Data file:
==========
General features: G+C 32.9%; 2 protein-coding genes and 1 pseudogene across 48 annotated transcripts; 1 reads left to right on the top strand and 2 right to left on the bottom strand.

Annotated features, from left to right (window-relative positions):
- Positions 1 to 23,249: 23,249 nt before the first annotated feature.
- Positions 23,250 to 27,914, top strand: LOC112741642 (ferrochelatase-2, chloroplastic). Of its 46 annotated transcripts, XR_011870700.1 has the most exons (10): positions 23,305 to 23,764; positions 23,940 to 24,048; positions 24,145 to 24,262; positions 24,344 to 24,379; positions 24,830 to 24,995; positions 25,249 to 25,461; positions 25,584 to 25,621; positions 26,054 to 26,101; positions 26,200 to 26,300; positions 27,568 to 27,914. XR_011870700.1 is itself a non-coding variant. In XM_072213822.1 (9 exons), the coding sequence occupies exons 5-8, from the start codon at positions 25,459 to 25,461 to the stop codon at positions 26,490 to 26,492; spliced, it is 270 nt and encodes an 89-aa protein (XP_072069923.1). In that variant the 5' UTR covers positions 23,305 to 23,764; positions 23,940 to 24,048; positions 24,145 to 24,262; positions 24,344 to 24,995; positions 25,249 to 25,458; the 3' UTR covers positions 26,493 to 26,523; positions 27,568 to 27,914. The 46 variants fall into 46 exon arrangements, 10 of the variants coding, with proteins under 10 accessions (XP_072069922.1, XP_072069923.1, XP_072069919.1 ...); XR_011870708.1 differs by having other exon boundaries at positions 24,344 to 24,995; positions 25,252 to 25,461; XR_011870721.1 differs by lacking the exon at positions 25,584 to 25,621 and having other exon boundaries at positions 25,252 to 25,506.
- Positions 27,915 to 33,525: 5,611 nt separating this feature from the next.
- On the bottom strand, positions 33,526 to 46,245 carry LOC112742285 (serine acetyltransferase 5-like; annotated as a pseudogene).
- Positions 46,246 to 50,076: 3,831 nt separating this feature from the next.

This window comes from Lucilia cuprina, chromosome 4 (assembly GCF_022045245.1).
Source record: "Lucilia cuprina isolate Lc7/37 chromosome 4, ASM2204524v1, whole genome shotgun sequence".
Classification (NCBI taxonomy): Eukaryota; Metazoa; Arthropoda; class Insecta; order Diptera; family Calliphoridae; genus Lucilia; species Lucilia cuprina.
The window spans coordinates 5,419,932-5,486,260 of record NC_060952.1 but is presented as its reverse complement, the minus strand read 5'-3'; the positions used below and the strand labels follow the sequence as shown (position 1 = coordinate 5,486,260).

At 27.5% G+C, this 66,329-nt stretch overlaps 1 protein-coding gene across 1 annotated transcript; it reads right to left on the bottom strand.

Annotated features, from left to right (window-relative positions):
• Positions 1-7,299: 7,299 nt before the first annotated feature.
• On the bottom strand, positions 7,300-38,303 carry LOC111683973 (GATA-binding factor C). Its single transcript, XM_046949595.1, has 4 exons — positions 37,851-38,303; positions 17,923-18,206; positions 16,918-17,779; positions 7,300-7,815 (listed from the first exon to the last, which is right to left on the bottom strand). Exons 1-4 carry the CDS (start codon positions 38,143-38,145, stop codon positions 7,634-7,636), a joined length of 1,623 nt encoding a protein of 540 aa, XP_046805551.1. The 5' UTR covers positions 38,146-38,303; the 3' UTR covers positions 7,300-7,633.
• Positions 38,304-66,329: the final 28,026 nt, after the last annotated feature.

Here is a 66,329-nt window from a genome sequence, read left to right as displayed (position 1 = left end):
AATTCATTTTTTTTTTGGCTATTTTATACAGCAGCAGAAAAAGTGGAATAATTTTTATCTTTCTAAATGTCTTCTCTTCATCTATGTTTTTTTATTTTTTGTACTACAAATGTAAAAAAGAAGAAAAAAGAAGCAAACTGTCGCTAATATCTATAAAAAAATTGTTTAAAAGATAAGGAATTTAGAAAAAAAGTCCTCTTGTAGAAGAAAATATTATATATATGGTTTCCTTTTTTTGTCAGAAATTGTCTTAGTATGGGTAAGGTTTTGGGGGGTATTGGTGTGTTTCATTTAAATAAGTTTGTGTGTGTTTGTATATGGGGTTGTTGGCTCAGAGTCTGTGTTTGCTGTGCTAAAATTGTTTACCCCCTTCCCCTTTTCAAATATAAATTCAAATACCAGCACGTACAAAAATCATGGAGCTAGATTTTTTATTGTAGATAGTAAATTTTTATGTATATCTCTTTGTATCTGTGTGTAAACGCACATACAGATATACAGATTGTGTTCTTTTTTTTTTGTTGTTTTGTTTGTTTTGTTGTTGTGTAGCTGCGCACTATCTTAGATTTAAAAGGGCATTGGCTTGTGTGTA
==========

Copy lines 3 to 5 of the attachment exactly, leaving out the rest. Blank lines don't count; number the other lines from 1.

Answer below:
- Positions 1 to 23,249: 23,249 nt before the first annotated feature.
- Positions 23,250 to 27,914, top strand: LOC112741642 (ferrochelatase-2, chloroplastic). Of its 46 annotated transcripts, XR_011870700.1 has the most exons (10): positions 23,305 to 23,764; positions 23,940 to 24,048; positions 24,145 to 24,262; positions 24,344 to 24,379; positions 24,830 to 24,995; positions 25,249 to 25,461; positions 25,584 to 25,621; positions 26,054 to 26,101; positions 26,200 to 26,300; positions 27,568 to 27,914. XR_011870700.1 is itself a non-coding variant. In XM_072213822.1 (9 exons), the coding sequence occupies exons 5-8, from the start codon at positions 25,459 to 25,461 to the stop codon at positions 26,490 to 26,492; spliced, it is 270 nt and encodes an 89-aa protein (XP_072069923.1). In that variant the 5' UTR covers positions 23,305 to 23,764; positions 23,940 to 24,048; positions 24,145 to 24,262; positions 24,344 to 24,995; positions 25,249 to 25,458; the 3' UTR covers positions 26,493 to 26,523; positions 27,568 to 27,914. The 46 variants fall into 46 exon arrangements, 10 of the variants coding, with proteins under 10 accessions (XP_072069922.1, XP_072069923.1, XP_072069919.1 ...); XR_011870708.1 differs by having other exon boundaries at positions 24,344 to 24,995; positions 25,252 to 25,461; XR_011870721.1 differs by lacking the exon at positions 25,584 to 25,621 and having other exon boundaries at positions 25,252 to 25,506.
- Positions 27,915 to 33,525: 5,611 nt separating this feature from the next.